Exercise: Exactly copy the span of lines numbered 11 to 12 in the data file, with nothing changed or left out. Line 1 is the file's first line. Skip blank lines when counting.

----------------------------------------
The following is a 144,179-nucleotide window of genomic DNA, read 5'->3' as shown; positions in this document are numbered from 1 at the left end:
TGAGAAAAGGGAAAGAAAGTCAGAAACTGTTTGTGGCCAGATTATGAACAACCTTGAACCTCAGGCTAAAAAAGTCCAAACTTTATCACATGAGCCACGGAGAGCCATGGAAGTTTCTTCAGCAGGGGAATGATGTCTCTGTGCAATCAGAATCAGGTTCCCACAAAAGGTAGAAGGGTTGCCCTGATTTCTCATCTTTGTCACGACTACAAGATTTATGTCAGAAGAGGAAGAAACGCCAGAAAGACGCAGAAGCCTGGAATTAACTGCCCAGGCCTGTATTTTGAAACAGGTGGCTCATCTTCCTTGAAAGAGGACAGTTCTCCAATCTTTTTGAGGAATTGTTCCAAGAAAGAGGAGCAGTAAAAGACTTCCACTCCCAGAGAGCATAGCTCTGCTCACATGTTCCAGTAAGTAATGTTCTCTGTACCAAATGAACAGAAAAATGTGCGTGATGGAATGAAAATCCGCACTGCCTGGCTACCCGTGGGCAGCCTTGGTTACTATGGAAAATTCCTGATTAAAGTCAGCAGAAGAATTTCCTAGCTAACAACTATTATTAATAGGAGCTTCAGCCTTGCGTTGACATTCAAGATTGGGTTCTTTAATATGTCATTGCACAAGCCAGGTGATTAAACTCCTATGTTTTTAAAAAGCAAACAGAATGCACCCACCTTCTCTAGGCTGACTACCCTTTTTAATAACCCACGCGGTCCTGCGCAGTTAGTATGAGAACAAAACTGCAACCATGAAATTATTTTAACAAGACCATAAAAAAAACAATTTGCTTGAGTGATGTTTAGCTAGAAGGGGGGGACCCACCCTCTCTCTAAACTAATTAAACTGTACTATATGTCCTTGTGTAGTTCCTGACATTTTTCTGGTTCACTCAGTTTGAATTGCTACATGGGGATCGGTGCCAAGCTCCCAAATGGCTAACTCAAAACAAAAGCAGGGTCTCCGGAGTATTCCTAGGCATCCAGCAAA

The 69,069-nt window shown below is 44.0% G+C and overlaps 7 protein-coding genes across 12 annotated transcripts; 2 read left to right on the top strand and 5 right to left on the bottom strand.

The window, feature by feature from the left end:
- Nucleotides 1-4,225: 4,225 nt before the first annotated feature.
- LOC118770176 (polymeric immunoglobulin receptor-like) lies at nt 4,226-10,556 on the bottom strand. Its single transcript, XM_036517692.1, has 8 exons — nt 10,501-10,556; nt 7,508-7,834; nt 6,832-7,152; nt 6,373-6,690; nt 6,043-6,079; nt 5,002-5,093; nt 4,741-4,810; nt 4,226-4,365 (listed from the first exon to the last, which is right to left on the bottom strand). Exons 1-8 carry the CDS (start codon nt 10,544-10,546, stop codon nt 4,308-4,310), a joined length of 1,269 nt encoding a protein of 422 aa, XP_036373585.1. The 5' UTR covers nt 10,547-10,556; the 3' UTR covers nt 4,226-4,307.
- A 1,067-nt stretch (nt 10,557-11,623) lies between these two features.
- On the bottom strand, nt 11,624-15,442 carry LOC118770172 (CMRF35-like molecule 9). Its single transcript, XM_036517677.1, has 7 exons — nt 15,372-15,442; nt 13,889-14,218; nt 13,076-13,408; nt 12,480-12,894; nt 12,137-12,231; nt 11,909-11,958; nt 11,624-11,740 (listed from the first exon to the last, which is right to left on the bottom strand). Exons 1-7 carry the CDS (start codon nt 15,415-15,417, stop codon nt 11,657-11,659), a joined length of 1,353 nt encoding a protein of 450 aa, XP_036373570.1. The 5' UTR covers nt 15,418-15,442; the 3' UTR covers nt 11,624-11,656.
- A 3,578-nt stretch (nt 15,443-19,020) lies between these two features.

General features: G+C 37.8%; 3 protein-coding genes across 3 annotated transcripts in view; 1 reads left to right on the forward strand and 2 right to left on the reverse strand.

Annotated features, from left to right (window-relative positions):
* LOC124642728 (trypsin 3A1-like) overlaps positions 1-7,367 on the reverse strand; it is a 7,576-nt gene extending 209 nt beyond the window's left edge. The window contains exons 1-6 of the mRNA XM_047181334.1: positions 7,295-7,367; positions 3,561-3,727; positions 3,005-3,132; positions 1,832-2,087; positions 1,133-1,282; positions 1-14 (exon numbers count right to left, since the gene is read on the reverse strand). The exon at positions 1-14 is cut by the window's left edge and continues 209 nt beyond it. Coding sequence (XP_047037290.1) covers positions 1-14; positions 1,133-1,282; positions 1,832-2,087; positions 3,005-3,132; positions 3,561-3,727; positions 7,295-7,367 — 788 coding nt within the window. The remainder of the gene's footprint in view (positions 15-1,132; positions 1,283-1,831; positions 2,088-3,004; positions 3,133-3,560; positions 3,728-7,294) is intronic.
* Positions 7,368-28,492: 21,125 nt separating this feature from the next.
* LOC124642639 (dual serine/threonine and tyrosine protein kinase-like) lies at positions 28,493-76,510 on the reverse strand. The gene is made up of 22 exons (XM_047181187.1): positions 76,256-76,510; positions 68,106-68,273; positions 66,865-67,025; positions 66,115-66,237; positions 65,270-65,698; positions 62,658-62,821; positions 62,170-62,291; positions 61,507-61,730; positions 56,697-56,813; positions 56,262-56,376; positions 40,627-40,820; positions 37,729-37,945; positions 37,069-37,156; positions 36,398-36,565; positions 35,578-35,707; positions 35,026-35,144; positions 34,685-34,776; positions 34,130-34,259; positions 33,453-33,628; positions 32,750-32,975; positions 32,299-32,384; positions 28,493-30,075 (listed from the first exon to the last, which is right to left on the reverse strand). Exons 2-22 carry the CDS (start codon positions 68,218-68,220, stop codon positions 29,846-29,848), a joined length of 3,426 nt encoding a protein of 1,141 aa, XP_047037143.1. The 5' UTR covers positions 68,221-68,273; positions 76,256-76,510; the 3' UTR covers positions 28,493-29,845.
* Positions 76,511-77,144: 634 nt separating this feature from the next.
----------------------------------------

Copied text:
Annotated features, from left to right (window-relative positions):
* LOC124642728 (trypsin 3A1-like) overlaps positions 1-7,367 on the reverse strand; it is a 7,576-nt gene extending 209 nt beyond the window's left edge. The window contains exons 1-6 of the mRNA XM_047181334.1: positions 7,295-7,367; positions 3,561-3,727; positions 3,005-3,132; positions 1,832-2,087; positions 1,133-1,282; positions 1-14 (exon numbers count right to left, since the gene is read on the reverse strand). The exon at positions 1-14 is cut by the window's left edge and continues 209 nt beyond it. Coding sequence (XP_047037290.1) covers positions 1-14; positions 1,133-1,282; positions 1,832-2,087; positions 3,005-3,132; positions 3,561-3,727; positions 7,295-7,367 — 788 coding nt within the window. The remainder of the gene's footprint in view (positions 15-1,132; positions 1,283-1,831; positions 2,088-3,004; positions 3,133-3,560; positions 3,728-7,294) is intronic.